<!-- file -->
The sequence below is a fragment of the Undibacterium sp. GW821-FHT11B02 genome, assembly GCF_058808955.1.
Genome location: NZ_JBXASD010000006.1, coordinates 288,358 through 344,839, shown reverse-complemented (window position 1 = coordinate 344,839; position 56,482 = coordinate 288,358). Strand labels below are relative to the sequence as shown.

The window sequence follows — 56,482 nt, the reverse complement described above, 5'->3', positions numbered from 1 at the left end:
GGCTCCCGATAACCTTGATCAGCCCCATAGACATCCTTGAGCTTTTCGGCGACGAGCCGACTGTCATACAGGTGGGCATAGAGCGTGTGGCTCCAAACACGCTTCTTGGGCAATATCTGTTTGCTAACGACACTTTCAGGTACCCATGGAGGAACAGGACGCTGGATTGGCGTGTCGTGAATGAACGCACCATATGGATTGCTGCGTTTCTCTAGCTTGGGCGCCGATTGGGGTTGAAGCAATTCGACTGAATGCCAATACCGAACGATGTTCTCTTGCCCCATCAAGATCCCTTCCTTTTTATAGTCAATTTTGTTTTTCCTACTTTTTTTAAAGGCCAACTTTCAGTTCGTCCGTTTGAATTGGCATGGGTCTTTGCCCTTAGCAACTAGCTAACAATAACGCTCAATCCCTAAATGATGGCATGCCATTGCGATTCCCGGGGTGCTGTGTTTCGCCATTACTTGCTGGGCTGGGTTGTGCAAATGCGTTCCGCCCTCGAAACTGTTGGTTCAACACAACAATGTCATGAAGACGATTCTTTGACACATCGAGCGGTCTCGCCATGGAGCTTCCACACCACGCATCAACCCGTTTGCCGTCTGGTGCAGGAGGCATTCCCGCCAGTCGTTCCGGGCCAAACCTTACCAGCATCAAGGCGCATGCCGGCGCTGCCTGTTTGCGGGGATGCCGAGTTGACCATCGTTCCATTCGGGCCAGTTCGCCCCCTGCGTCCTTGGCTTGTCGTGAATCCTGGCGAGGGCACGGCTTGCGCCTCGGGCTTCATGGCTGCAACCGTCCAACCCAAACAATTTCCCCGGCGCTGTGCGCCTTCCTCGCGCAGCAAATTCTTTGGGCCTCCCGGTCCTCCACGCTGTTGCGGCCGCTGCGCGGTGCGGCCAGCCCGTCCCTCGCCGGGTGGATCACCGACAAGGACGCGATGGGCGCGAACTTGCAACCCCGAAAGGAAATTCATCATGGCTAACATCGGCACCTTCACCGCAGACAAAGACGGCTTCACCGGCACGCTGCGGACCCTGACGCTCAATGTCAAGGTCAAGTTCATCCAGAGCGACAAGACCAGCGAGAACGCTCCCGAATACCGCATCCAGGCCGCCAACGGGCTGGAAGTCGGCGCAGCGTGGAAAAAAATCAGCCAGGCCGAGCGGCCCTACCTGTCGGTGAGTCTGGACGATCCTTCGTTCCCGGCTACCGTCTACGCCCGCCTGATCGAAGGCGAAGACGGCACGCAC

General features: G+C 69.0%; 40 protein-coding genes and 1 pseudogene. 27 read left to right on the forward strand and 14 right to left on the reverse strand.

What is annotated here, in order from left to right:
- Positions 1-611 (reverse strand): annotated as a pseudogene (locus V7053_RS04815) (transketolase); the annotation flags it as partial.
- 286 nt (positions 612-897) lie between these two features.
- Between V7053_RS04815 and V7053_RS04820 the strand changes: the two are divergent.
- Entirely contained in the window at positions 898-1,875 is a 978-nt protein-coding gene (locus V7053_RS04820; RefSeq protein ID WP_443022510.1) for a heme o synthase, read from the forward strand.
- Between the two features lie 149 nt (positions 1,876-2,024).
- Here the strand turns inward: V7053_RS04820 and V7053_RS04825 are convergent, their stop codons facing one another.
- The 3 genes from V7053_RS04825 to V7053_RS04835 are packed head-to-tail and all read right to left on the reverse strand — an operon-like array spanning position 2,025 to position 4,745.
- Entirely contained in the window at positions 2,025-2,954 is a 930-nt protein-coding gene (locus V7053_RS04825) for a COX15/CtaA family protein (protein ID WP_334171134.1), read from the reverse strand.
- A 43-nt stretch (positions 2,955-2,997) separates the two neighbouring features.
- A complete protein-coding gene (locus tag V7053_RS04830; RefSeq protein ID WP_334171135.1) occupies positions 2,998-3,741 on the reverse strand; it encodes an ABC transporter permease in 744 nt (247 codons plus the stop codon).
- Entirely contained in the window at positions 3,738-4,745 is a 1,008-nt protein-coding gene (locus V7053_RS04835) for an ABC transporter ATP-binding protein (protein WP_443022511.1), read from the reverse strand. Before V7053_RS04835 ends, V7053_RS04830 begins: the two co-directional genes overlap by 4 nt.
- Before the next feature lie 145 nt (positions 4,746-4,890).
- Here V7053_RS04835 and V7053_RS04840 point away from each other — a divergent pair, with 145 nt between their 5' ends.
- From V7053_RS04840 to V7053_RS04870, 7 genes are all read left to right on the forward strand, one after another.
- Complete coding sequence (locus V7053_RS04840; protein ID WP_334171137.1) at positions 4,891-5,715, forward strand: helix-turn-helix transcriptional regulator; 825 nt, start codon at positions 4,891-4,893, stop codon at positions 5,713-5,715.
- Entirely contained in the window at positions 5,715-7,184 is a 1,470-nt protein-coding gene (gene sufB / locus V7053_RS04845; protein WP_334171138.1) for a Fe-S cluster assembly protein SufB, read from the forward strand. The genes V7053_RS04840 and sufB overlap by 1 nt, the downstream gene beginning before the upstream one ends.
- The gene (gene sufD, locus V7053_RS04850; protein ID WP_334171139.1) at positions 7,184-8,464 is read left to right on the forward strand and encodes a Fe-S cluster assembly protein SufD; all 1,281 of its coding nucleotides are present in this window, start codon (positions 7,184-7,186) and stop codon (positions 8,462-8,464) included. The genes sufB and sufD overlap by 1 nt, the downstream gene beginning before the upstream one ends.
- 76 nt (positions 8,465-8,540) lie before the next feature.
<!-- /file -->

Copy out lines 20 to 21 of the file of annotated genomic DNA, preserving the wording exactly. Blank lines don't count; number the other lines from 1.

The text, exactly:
- From V7053_RS04840 to V7053_RS04870, 7 genes are all read left to right on the forward strand, one after another.
- Complete coding sequence (locus V7053_RS04840; protein ID WP_334171137.1) at positions 4,891-5,715, forward strand: helix-turn-helix transcriptional regulator; 825 nt, start codon at positions 4,891-4,893, stop codon at positions 5,713-5,715.